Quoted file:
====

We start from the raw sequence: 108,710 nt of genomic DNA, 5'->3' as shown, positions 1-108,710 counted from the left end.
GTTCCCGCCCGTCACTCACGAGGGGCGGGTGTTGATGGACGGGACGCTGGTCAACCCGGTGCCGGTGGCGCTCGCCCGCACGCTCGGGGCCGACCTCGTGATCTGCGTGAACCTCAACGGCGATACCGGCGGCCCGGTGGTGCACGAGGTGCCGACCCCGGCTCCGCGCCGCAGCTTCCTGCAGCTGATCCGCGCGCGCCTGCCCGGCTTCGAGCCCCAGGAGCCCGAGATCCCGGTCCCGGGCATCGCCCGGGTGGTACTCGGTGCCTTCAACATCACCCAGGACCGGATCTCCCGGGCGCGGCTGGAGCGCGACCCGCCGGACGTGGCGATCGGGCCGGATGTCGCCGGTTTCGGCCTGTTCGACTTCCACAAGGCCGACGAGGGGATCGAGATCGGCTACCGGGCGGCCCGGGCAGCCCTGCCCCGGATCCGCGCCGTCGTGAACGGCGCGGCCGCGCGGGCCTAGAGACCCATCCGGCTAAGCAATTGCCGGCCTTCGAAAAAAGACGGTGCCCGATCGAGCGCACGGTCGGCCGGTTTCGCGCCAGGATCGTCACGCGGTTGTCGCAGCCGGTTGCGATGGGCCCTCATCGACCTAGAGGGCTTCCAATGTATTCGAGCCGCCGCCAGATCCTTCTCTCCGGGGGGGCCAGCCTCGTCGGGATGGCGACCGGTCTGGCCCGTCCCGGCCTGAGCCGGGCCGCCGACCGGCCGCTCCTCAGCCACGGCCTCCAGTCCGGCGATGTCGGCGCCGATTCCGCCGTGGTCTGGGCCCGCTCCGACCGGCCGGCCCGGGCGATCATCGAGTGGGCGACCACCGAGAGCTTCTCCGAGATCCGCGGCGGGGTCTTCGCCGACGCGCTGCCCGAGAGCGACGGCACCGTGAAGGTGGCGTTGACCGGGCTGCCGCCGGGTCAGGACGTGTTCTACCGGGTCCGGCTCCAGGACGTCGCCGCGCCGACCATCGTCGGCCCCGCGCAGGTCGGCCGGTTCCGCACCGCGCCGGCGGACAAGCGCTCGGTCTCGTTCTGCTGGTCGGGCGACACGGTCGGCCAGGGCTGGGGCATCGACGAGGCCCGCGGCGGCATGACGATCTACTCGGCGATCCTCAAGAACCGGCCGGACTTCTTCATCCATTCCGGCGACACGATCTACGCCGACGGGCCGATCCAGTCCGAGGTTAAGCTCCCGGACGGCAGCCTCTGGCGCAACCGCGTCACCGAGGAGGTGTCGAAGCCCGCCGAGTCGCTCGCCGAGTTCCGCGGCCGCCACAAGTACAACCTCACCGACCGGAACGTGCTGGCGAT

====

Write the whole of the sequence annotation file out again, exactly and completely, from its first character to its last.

We start from the raw sequence: 108,710 nt of genomic DNA, 5'->3' as shown, positions 1-108,710 counted from the left end.
GTTCCCGCCCGTCACTCACGAGGGGCGGGTGTTGATGGACGGGACGCTGGTCAACCCGGTGCCGGTGGCGCTCGCCCGCACGCTCGGGGCCGACCTCGTGATCTGCGTGAACCTCAACGGCGATACCGGCGGCCCGGTGGTGCACGAGGTGCCGACCCCGGCTCCGCGCCGCAGCTTCCTGCAGCTGATCCGCGCGCGCCTGCCCGGCTTCGAGCCCCAGGAGCCCGAGATCCCGGTCCCGGGCATCGCCCGGGTGGTACTCGGTGCCTTCAACATCACCCAGGACCGGATCTCCCGGGCGCGGCTGGAGCGCGACCCGCCGGACGTGGCGATCGGGCCGGATGTCGCCGGTTTCGGCCTGTTCGACTTCCACAAGGCCGACGAGGGGATCGAGATCGGCTACCGGGCGGCCCGGGCAGCCCTGCCCCGGATCCGCGCCGTCGTGAACGGCGCGGCCGCGCGGGCCTAGAGACCCATCCGGCTAAGCAATTGCCGGCCTTCGAAAAAAGACGGTGCCCGATCGAGCGCACGGTCGGCCGGTTTCGCGCCAGGATCGTCACGCGGTTGTCGCAGCCGGTTGCGATGGGCCCTCATCGACCTAGAGGGCTTCCAATGTATTCGAGCCGCCGCCAGATCCTTCTCTCCGGGGGGGCCAGCCTCGTCGGGATGGCGACCGGTCTGGCCCGTCCCGGCCTGAGCCGGGCCGCCGACCGGCCGCTCCTCAGCCACGGCCTCCAGTCCGGCGATGTCGGCGCCGATTCCGCCGTGGTCTGGGCCCGCTCCGACCGGCCGGCCCGGGCGATCATCGAGTGGGCGACCACCGAGAGCTTCTCCGAGATCCGCGGCGGGGTCTTCGCCGACGCGCTGCCCGAGAGCGACGGCACCGTGAAGGTGGCGTTGACCGGGCTGCCGCCGGGTCAGGACGTGTTCTACCGGGTCCGGCTCCAGGACGTCGCCGCGCCGACCATCGTCGGCCCCGCGCAGGTCGGCCGGTTCCGCACCGCGCCGGCGGACAAGCGCTCGGTCTCGTTCTGCTGGTCGGGCGACACGGTCGGCCAGGGCTGGGGCATCGACGAGGCCCGCGGCGGCATGACGATCTACTCGGCGATCCTCAAGAACCGGCCGGACTTCTTCATCCATTCCGGCGACACGATCTACGCCGACGGGCCGATCCAGTCCGAGGTTAAGCTCCCGGACGGCAGCCTCTGGCGCAACCGCGTCACCGAGGAGGTGTCGAAGCCCGCCGAGTCGCTCGCCGAGTTCCGCGGCCGCCACAAGTACAACCTCACCGACCGGAACGTGCTGGCGAT